GamerGate, to me, has been the closest thing I have seen come to addressing all of that. It is the closest thing I have seen to representing a radical center, one that refuses to be moved by sweet nothings whispered with the promise of influence. A fortunate attribute of a leaderless movement like GamerGate is that nobody knows who to try to corrupt.

This year, I am thankful that I found all of this. I was well on my way to cynical. Take care, and happy holidays.

Blog by Brian Whittemore



One Angry Gamer

Photo by Brian J. Matis – flickr License

10 Responses to "GamerGate Wistfully Interpreted"

  1. Mikel Crawford   November 29, 2014 at 9:24 pm

    Interesting article on how the GamerGate wars represent our generation.

  2. GOBACK (@JoeKlemmer)   November 27, 2014 at 9:15 pm

    It still amazes me how little most GamerGate supporters know about the background, history and origins of this whole thing. Pity, really. Imaging what could be accomplished if all this energy was put to some constructive purpose.

  3. Anonymous   November 27, 2014 at 4:24 pm

    Love it. Well done.

  4. bspencer (@vacuumslayer)   November 27, 2014 at 4:16 pm

    Look at the sources. LOL!

    • Professor Babby, PhD (@Professor_Babby)   November 27, 2014 at 5:57 pm

      it’s better than citing nothing, like anita sarkeesian

      • Mike   November 27, 2014 at 10:31 pm

        Um, you do know that she has always linked to her sources and other resources on her website, right?

    • Jesus Christ   November 27, 2014 at 7:08 pm

      And if you look at the sources of those sources you will find well researched articles. Gamergate has found a lot of evidence against the gaming press.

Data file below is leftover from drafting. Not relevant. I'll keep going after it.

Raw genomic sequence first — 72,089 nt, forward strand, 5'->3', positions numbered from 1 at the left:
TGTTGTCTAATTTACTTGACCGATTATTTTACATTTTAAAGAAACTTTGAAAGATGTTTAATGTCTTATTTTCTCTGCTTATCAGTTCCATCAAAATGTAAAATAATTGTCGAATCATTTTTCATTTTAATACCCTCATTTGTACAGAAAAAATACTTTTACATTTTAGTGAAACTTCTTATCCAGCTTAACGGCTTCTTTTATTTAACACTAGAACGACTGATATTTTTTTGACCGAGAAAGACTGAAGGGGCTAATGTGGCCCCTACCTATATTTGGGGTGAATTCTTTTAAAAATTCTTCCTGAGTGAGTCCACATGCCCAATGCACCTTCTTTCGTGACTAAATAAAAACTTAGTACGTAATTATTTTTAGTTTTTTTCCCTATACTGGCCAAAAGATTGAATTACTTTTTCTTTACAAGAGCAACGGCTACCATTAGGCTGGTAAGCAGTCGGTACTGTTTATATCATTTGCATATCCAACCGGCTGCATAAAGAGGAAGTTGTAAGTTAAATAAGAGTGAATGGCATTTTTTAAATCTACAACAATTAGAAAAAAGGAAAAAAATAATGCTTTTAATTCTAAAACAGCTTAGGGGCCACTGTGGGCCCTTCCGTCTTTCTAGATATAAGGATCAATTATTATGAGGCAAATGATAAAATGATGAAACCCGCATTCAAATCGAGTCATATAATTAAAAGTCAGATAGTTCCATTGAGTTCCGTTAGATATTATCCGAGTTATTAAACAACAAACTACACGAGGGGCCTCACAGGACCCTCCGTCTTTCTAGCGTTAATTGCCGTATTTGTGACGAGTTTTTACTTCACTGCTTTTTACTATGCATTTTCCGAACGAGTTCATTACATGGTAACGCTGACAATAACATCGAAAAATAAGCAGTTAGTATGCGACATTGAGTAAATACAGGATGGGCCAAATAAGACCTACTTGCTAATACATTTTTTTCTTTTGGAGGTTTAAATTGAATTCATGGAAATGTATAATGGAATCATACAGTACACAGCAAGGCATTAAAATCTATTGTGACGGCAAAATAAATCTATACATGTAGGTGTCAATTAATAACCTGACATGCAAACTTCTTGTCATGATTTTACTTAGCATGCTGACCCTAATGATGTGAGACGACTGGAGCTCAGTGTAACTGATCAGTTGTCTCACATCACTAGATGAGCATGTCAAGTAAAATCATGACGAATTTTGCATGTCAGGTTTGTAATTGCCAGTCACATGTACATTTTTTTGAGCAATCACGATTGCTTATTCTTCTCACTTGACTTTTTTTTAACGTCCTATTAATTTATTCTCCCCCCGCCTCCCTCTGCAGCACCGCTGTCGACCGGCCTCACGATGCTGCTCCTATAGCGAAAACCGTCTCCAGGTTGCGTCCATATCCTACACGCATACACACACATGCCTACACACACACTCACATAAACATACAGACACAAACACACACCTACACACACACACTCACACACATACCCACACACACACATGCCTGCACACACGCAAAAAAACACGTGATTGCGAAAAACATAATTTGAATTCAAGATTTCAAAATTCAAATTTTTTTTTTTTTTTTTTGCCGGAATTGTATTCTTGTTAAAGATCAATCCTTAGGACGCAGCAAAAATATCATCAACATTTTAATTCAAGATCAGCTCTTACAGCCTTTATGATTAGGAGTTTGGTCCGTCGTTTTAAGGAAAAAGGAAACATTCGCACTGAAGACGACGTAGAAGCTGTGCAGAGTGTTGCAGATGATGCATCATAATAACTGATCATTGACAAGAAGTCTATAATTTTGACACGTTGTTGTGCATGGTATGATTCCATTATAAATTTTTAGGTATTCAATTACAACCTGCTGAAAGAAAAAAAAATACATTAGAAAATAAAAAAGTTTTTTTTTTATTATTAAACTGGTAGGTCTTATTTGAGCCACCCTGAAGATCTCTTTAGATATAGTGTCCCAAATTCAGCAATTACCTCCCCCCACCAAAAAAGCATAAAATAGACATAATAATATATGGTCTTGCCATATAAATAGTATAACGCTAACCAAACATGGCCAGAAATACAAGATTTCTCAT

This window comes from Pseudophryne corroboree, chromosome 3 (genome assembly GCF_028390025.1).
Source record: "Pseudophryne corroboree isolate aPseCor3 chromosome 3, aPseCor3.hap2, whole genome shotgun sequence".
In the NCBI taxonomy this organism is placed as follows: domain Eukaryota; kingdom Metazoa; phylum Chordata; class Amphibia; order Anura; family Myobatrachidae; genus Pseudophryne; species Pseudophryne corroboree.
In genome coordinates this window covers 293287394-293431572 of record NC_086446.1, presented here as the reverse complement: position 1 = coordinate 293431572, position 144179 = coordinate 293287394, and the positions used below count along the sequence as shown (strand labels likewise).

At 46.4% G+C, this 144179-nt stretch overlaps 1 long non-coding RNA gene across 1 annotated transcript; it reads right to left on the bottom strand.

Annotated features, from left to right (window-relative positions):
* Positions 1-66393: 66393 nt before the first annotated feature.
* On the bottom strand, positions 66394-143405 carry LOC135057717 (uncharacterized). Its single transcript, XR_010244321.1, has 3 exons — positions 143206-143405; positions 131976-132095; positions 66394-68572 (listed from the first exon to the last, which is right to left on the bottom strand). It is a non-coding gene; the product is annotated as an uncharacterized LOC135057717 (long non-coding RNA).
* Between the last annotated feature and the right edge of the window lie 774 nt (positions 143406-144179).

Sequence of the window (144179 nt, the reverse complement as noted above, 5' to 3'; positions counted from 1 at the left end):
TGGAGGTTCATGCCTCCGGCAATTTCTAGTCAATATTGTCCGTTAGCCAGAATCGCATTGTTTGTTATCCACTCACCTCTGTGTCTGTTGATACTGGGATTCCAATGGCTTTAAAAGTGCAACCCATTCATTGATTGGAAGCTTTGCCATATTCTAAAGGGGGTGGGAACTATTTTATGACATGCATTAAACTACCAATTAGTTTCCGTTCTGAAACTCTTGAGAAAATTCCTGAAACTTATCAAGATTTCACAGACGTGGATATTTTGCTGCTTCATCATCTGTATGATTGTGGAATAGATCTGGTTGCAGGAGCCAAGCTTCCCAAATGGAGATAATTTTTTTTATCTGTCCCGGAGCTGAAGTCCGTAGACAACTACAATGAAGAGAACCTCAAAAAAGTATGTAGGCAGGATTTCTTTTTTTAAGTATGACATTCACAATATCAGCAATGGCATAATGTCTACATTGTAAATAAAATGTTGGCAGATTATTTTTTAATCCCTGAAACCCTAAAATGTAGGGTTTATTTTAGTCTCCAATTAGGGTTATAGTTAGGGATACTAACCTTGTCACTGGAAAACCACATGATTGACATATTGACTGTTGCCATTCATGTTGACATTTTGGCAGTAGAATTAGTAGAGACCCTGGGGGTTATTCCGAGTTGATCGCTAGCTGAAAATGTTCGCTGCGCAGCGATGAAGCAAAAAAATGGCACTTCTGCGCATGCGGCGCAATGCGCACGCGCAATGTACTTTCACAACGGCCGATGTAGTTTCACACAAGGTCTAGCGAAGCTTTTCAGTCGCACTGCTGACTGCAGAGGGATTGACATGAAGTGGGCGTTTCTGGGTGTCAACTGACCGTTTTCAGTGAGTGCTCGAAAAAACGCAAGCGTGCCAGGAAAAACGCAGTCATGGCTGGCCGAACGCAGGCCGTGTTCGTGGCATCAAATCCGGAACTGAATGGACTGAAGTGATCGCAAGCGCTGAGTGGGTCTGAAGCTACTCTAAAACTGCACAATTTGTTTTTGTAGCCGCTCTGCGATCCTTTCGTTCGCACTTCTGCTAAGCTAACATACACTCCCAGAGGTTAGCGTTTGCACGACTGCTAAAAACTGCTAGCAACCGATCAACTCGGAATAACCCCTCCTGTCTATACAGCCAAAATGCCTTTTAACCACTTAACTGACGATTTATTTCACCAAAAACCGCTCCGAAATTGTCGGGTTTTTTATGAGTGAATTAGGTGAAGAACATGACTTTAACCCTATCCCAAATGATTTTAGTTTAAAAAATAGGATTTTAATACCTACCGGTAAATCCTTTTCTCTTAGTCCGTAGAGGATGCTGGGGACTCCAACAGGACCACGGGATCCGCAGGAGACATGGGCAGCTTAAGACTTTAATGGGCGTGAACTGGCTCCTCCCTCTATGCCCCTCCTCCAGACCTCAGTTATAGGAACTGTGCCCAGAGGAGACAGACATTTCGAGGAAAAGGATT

• Stephen   November 28, 2014 at 3:46 am

      Questioning the source, rather than the information contained therein, is one of the issues this article tried to raise.
      I think you may have missed the point.

      Before all this, I would have never dreamed of touching a Breitbart link. That was my error. So if you resent #GamerGate driving people to the right, perhaps you should be demanding better journalism from places like the Guardian?

    • Brian Whittemore   November 28, 2014 at 5:54 pm

      A wistful and obviously opinionated blog post does not ethically require to be predicated on anything. It’s a policy of GLV to use sources on everything published, so I put those there to cover the requirement. It’s fitting, as they refer to the subject matter that I’m opining on. Also, see below comment addressing the “lacks credibility” fallacy often proffered by those having trouble challenging the actual document that they’re reading. Thanks for trying.

  5. Cole Pram No. 1892 (@colepram)   November 27, 2014 at 1:50 pm

    Great article, I’m glad we seem to be reaching some people. Thank you for this ^_^